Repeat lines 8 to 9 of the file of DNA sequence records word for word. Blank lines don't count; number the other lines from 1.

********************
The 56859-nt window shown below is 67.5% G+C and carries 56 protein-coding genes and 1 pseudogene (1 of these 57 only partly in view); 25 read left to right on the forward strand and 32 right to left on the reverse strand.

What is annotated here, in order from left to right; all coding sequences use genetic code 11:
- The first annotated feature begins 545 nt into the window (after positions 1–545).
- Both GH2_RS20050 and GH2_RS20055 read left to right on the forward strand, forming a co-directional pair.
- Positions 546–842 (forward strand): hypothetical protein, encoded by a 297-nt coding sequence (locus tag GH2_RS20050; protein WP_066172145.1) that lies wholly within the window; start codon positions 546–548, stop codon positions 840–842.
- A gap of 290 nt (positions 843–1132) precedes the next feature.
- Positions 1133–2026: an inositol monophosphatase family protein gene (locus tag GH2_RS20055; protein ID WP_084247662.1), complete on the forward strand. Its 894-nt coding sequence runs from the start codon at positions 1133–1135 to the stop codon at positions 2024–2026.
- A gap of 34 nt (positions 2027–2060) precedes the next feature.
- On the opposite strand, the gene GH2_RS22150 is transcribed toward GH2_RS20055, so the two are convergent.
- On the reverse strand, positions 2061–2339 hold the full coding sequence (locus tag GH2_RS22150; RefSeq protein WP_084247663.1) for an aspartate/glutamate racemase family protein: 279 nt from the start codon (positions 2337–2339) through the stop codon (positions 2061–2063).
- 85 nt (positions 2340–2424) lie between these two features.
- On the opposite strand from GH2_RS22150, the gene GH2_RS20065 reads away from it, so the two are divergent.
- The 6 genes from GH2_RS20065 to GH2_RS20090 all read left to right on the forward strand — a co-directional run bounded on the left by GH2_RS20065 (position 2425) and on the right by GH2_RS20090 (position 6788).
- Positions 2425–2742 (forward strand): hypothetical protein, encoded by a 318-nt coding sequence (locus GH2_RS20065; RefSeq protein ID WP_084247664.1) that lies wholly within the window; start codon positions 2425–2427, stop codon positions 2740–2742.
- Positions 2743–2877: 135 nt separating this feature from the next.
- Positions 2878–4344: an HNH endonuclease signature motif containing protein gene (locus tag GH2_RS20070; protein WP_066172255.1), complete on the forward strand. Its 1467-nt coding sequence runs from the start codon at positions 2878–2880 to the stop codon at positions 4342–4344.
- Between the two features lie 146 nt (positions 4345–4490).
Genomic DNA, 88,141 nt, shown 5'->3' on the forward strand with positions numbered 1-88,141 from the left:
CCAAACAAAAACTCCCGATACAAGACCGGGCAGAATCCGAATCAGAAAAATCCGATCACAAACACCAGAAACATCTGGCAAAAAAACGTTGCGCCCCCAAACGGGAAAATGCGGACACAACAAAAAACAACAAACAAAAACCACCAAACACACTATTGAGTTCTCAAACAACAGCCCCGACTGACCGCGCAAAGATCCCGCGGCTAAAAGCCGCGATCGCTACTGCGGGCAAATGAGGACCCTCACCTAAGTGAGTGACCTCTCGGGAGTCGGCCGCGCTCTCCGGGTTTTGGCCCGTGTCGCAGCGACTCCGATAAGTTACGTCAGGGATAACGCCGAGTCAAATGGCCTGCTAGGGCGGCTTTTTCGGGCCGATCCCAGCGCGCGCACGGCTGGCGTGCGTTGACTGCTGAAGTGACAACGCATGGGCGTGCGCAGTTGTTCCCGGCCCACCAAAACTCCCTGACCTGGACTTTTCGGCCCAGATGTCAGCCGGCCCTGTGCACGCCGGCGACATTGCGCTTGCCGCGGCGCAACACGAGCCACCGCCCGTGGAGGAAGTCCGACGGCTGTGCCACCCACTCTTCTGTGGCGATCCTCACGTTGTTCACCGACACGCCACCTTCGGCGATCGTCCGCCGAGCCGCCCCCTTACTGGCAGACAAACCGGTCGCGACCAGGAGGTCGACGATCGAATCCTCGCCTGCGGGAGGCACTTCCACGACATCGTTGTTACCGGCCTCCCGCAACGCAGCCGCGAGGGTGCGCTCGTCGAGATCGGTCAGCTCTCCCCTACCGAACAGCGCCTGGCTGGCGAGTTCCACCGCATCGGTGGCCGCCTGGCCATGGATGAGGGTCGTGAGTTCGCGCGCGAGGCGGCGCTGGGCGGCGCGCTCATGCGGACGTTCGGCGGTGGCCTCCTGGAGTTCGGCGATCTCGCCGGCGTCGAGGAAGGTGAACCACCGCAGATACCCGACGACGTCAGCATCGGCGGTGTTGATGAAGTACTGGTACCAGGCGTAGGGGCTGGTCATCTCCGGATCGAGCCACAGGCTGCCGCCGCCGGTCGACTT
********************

- A gap of 34 nt (positions 2027–2060) precedes the next feature.
- On the opposite strand, the gene GH2_RS22150 is transcribed toward GH2_RS20055, so the two are convergent.